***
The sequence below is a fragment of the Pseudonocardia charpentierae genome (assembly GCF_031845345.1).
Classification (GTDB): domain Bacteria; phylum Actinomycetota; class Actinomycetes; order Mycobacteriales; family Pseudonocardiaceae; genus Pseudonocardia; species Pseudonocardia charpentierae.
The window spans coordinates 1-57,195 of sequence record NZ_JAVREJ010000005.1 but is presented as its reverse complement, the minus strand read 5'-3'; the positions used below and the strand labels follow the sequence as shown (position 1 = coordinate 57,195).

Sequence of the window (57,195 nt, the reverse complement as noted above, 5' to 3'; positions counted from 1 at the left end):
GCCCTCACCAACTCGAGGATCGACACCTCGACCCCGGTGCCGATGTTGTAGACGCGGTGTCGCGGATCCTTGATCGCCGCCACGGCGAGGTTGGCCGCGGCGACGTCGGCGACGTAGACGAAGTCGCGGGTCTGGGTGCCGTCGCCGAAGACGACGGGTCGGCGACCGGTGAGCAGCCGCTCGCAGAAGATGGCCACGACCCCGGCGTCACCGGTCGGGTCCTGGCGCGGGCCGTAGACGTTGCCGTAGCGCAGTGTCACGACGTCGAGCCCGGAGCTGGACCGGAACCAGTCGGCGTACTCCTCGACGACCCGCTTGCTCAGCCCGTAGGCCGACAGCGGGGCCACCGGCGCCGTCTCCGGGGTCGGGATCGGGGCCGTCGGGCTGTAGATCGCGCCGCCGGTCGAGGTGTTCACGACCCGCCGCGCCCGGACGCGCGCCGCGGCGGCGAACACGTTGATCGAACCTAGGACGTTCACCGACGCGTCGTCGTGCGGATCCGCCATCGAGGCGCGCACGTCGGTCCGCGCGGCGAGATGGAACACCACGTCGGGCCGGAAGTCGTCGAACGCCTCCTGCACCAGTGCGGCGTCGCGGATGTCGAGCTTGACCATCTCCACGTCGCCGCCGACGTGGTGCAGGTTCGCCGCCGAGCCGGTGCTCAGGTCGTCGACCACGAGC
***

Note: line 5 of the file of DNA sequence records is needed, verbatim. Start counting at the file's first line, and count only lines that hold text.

GCCCTCACCAACTCGAGGATCGACACCTCGACCCCGGTGCCGATGTTGTAGACGCGGTGTCGCGGATCCTTGATCGCCGCCACGGCGAGGTTGGCCGCGGCGACGTCGGCGACGTAGACGAAGTCGCGGGTCTGGGTGCCGTCGCCGAAGACGACGGGTCGGCGACCGGTGAGCAGCCGCTCGCAGAAGATGGCCACGACCCCGGCGTCACCGGTCGGGTCCTGGCGCGGGCCGTAGACGTTGCCGTAGCGCAGTGTCACGACGTCGAGCCCGGAGCTGGACCGGAACCAGTCGGCGTACTCCTCGACGACCCGCTTGCTCAGCCCGTAGGCCGACAGCGGGGCCACCGGCGCCGTCTCCGGGGTCGGGATCGGGGCCGTCGGGCTGTAGATCGCGCCGCCGGTCGAGGTGTTCACGACCCGCCGCGCCCGGACGCGCGCCGCGGCGGCGAACACGTTGATCGAACCTAGGACGTTCACCGACGCGTCGTCGTGCGGATCCGCCATCGAGGCGCGCACGTCGGTCCGCGCGGCGAGATGGAACACCACGTCGGGCCGGAAGTCGTCGAACGCCTCCTGCACCAGTGCGGCGTCGCGGATGTCGAGCTTGACCATCTCCACGTCGCCGCCGACGTGGTGCAGGTTCGCCGCCGAGCCGGTGCTCAGGTCGTCGACCACGAGC